Chances that the Flagler County School Board will close the Belle Terre Swim and Racquet Club are getting slimmer every day as club backers have made good on closing a budget gap there, in large part by more than doubling membership and bringing in unexpected new, recurring revenue.
The school board set a Feb. 2 drop-dead deadline for its decision on the fate of once-beleaguered club, owned and run by the district’s adult and community education arm but cherished and appropriated by a nearly fanatical core group of supporters and users. Those users, along with adult education officials, have been largely responsible for the club’s rejuvenation, at least in the short term. The long-term prospects of the club are still cloudy as the facility needs a costly face-lift that may add up to $500,000. But that future is no longer nearly as bleak as it seemed just a few months ago.
The board is scheduled to meet on Feb. 2, with the club’s future on its agenda.
“It looks pretty favorable that we’re going to remain at the current hours that we have,” Kevin McCarthy, who heads the district’s adult education division, said, referring to the scaled back hours and slimmer staff the club adopted late last year as a cost-saving measure. Speaking of the board, he said, “I feel confident that they’ll keep the facility open.” But he cautioned that the board may still vote differently.
The ageing Belle Terre Swim and Racquet Club lost $141,000 last year. As losses were piling up, the board decided in July to close the facility, at least to the public, by fall, and use it only for high school swim teams and the county’s Synchro Belles, the much-decorated synchronized swimming team.
That triggered an outcry from its core members. They formed a pressure group called the Belle Terre Citizens Advisory Group, which quickly filed for a non-profit designation and organized two big, well-attended open houses at the club to raise awareness of the club’s existence to many new residents and build up memberships. It’s been working. Last weekend, the club maintained a booth at the annual home and lifestyle show–itself an adult and community education production–and added more memberships.
In all, the club went from 130 memberships last October to over 300 so far, Doug Courtney, head of the citizen’s group, said Monday. The goal was 400 memberships. But that was before the Flagler County Commission said it would approve an annual $25,000 contribution to the club’s operations, the revenue equivalent of 125 annual memberships. The commission has yet to formally approve the contribution, but McCarthy said the approval may be on the commission’s Feb. 1 meeting agenda. Palm Coast is refusing to make a monetary contribution. It sees the club as competition for its own parks and recreation programs: the city did not mention Belle Terre Swim and Racquet Club in a press release listing fitness outlets at the beginning of the year.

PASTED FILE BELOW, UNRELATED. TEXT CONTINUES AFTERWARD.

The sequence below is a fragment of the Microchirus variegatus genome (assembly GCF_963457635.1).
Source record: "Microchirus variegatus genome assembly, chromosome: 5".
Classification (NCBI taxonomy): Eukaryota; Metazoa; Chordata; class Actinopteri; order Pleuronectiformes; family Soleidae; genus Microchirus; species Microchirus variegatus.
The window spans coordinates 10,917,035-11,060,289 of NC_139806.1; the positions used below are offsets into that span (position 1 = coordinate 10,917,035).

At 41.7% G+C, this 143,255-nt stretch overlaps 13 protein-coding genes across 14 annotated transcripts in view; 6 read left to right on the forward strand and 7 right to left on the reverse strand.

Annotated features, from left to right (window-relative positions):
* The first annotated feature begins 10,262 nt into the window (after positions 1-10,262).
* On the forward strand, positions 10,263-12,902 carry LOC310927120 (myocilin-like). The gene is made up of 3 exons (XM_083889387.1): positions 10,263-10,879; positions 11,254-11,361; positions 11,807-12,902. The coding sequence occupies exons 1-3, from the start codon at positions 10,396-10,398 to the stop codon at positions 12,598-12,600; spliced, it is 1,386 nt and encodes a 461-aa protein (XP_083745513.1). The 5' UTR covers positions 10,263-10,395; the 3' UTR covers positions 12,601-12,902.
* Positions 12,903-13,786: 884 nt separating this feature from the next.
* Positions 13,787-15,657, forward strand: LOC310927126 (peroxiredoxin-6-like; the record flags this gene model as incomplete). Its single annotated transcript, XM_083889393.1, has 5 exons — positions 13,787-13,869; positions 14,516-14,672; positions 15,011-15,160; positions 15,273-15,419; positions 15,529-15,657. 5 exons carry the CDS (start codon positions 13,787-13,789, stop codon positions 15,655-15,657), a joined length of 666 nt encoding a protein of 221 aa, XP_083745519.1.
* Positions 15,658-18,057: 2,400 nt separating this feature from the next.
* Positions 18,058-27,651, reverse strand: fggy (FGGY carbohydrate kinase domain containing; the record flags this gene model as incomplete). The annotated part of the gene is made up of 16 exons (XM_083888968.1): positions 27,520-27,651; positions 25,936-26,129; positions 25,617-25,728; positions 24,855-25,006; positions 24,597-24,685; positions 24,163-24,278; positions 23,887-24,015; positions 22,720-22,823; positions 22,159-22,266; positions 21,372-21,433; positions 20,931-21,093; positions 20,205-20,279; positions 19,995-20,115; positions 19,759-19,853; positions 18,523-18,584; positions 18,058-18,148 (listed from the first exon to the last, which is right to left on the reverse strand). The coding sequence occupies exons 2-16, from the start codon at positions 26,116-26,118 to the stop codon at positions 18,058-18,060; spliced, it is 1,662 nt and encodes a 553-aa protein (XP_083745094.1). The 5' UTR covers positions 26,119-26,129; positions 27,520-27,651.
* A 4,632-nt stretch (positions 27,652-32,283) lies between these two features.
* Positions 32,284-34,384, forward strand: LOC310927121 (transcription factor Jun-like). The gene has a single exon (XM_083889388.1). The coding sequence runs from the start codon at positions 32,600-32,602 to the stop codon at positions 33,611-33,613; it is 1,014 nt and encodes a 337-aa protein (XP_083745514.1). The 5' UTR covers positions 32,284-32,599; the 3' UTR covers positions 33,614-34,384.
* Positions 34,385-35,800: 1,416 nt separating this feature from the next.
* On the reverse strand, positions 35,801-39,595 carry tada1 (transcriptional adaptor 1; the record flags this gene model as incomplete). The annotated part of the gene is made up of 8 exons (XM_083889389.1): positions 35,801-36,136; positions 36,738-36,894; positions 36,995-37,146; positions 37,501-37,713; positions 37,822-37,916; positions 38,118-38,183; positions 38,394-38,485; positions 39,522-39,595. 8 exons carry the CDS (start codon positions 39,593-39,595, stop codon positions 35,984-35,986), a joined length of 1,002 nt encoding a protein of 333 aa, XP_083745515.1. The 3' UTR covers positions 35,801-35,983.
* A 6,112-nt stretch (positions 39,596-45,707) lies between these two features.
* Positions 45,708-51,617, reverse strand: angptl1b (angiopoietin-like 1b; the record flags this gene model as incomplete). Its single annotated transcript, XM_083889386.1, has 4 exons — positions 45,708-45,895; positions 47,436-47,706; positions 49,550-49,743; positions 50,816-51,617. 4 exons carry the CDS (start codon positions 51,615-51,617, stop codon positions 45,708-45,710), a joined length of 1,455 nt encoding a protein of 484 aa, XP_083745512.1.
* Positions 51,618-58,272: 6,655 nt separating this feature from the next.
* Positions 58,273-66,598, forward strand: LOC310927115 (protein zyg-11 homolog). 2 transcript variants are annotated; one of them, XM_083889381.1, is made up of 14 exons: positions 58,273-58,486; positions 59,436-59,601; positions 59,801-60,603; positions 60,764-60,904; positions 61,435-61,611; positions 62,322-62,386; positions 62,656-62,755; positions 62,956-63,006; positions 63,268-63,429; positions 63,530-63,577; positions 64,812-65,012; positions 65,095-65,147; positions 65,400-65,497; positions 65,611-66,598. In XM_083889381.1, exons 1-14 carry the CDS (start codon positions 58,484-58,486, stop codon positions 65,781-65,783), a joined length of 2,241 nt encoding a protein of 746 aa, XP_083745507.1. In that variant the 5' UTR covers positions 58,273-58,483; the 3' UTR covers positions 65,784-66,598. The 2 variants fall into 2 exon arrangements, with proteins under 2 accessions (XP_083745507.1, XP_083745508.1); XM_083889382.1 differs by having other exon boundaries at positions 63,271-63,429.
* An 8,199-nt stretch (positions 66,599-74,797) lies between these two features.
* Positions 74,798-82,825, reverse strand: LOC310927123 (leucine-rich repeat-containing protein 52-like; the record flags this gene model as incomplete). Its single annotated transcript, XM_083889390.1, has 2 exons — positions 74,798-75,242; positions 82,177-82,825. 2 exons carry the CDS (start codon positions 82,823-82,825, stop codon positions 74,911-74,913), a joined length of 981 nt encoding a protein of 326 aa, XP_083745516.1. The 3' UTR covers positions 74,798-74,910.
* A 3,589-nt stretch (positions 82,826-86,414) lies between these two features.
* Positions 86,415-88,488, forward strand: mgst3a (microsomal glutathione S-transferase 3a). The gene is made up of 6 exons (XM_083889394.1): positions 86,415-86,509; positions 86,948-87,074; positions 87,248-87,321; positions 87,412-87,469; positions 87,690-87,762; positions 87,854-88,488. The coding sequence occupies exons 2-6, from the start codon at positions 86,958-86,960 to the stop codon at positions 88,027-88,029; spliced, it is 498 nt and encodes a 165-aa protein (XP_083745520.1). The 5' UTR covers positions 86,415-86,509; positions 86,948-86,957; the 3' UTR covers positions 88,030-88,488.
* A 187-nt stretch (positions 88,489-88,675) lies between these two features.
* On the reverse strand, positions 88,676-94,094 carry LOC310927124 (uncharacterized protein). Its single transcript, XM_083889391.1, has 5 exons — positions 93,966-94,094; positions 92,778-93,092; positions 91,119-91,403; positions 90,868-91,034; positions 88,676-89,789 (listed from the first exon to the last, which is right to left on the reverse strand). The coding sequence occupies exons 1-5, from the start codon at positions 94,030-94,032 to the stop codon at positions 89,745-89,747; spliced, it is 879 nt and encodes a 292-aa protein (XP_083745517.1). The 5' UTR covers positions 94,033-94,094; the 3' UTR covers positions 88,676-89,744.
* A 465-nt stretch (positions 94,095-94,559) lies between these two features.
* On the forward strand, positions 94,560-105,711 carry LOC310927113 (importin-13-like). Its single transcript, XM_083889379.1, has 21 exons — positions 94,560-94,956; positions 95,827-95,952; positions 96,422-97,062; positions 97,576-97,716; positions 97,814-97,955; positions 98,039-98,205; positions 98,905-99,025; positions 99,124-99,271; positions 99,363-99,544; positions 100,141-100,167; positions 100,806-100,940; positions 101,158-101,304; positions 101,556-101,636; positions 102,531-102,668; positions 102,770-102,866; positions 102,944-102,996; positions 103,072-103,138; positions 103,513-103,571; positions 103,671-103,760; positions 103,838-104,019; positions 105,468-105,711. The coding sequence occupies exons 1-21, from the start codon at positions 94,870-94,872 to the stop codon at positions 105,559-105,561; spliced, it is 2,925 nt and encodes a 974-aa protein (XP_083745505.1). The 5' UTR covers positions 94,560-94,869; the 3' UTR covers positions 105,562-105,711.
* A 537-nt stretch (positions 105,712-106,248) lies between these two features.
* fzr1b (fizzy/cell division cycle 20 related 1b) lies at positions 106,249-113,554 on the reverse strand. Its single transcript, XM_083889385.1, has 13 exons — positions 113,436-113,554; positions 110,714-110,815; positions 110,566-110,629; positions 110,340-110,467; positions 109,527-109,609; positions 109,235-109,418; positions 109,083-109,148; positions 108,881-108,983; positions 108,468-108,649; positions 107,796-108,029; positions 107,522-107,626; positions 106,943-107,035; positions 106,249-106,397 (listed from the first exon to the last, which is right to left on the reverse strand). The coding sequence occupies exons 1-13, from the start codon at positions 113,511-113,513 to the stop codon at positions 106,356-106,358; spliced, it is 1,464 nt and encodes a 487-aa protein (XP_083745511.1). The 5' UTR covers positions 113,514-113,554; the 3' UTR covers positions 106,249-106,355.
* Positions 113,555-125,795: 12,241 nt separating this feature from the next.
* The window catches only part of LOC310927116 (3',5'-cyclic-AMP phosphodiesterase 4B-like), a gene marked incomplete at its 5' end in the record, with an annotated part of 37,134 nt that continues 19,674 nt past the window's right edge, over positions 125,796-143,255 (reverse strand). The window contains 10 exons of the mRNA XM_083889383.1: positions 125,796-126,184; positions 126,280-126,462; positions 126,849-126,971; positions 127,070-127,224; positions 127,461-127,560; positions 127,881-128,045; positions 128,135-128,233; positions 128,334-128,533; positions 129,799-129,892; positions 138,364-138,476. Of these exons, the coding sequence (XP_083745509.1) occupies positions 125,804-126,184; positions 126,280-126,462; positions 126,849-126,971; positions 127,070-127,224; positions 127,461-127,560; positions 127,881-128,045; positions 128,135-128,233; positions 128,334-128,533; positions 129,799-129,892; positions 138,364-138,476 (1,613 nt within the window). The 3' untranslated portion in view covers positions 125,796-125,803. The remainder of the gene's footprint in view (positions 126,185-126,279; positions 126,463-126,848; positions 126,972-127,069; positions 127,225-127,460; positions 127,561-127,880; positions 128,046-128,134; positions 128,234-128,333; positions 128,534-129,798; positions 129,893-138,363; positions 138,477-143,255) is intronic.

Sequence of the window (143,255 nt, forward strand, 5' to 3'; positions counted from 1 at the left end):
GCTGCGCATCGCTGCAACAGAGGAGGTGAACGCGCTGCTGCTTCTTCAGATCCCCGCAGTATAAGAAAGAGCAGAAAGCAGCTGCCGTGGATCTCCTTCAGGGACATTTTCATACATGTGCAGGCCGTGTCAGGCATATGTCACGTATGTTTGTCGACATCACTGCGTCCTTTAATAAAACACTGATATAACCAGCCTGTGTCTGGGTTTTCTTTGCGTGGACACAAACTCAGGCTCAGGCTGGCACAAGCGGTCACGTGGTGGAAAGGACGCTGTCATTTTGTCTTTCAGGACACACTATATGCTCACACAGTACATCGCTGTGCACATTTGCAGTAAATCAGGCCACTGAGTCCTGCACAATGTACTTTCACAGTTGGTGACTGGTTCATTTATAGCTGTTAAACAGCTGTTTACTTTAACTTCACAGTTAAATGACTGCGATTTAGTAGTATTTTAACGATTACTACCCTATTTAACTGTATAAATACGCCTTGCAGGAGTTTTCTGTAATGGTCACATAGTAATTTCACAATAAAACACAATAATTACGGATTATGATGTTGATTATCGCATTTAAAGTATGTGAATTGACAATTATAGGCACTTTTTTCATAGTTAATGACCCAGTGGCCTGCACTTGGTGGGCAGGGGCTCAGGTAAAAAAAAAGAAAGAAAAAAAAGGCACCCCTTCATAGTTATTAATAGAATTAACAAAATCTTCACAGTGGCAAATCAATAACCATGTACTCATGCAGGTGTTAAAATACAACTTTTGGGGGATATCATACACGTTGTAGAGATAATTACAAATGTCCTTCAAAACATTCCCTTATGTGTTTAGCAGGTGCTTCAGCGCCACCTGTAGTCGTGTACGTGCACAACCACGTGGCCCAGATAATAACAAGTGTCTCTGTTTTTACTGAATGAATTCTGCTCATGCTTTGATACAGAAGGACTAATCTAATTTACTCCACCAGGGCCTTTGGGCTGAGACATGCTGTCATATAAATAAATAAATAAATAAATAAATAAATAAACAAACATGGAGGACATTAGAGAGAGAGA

“With the additional funds and everything we’re well over the $80,000 they requested,” Courtney said, referring to the budget gap the school board said had to be closed, or else. “It wasn’t the number of members so much as it was the money. We had to raise $80,000.”
Overall, Courtney said, the operation is well above the minimum $80,000 required, and it should be on course to a money-making operation again. He cited talks with organizations such as Florida Health Care, the Silver Sneakers program, which gives eligible members of health insurance plans subsidized access to facilities such as Belle Terre Swim and Racquet, and with others seeking partnerships with the club to make it part of their wellness programs, all of which would either increase membership or add to revenue. But, Courtney said, “everything is on hold until Feb. 2,” as these organizations want to see how the board will vote before proceeding.
Even without such arrangements, the club’s finances are stronger. “I’m confident that we’ve met the goal that’s required, but I don’t vote,” Courtney said. “I feel we’ve done very, very well. I feel we’ll turn this into a revenue stream for adult education.”
The district has also been improving the facility. It has redone the sauna, enticing a few more members to join. But that’s only a beginning. McCarthy says if the school board extends the club’s life, the next step will be to develop a plan for the facility’s capital improvement.
The pool deck and the pool itself must be resurfaced, for example. That will cost money. It will also require the facility to be closed for a couple of weeks. The locker rooms by the pool need refurbishing. “If money were no object, the best thing would be to rebuild,” McCarthy said. But money is an issue, so refurbishing is more likely. And the wellness center’s innumerable fitness machines are old and need to be replaced, just as the nature of fitness has changed, with users’ expectations demanding certain machinery the club does not own. That’s a large investment. “We’re not a Planet Fitness, we don;t have a national organization to help us with this,” McCarthy said.
Also, the tennis courts will need resurfacing. And the portable sitting at the site, used for various classes, will have to be dealt with: it’s getting old, it’s a portable, meaning that it’s supposed to be temporary by definition.
The facility has never had a three to five-year capital improvement plan. That may be part of the next step, McCarthy said.
Assuming the board is willing to call the Belle Terre Swim and Racquet Club Lazarus on Feb. 2.